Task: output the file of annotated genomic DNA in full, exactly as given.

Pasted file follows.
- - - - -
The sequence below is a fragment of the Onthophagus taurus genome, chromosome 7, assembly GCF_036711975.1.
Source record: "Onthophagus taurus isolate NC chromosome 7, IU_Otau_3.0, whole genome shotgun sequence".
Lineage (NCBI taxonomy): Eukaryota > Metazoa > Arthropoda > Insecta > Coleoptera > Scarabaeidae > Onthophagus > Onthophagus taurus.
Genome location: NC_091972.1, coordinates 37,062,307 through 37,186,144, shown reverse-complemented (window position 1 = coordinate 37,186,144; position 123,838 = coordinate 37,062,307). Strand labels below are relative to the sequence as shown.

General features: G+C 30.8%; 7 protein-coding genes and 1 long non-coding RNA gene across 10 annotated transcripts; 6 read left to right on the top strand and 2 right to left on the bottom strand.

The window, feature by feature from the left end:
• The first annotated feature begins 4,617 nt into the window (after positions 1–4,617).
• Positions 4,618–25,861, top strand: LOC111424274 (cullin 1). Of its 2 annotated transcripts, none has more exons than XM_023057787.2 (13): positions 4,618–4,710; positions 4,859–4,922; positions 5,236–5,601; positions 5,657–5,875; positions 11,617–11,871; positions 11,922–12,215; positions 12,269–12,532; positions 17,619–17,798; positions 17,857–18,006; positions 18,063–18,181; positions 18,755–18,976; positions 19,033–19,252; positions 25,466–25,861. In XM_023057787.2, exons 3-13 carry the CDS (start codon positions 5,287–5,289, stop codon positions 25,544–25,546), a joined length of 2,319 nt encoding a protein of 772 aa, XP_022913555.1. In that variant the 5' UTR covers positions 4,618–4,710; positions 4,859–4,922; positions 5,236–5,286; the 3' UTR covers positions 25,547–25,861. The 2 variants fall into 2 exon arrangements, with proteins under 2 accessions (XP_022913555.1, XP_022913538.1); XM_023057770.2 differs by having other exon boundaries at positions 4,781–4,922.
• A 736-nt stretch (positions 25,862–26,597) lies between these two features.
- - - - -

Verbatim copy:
The sequence below is a fragment of the Onthophagus taurus genome, chromosome 7, assembly GCF_036711975.1.
Source record: "Onthophagus taurus isolate NC chromosome 7, IU_Otau_3.0, whole genome shotgun sequence".
Lineage (NCBI taxonomy): Eukaryota > Metazoa > Arthropoda > Insecta > Coleoptera > Scarabaeidae > Onthophagus > Onthophagus taurus.
Genome location: NC_091972.1, coordinates 37,062,307 through 37,186,144, shown reverse-complemented (window position 1 = coordinate 37,186,144; position 123,838 = coordinate 37,062,307). Strand labels below are relative to the sequence as shown.

General features: G+C 30.8%; 7 protein-coding genes and 1 long non-coding RNA gene across 10 annotated transcripts; 6 read left to right on the top strand and 2 right to left on the bottom strand.

The window, feature by feature from the left end:
• The first annotated feature begins 4,617 nt into the window (after positions 1–4,617).
• Positions 4,618–25,861, top strand: LOC111424274 (cullin 1). Of its 2 annotated transcripts, none has more exons than XM_023057787.2 (13): positions 4,618–4,710; positions 4,859–4,922; positions 5,236–5,601; positions 5,657–5,875; positions 11,617–11,871; positions 11,922–12,215; positions 12,269–12,532; positions 17,619–17,798; positions 17,857–18,006; positions 18,063–18,181; positions 18,755–18,976; positions 19,033–19,252; positions 25,466–25,861. In XM_023057787.2, exons 3-13 carry the CDS (start codon positions 5,287–5,289, stop codon positions 25,544–25,546), a joined length of 2,319 nt encoding a protein of 772 aa, XP_022913555.1. In that variant the 5' UTR covers positions 4,618–4,710; positions 4,859–4,922; positions 5,236–5,286; the 3' UTR covers positions 25,547–25,861. The 2 variants fall into 2 exon arrangements, with proteins under 2 accessions (XP_022913555.1, XP_022913538.1); XM_023057770.2 differs by having other exon boundaries at positions 4,781–4,922.
• A 736-nt stretch (positions 25,862–26,597) lies between these two features.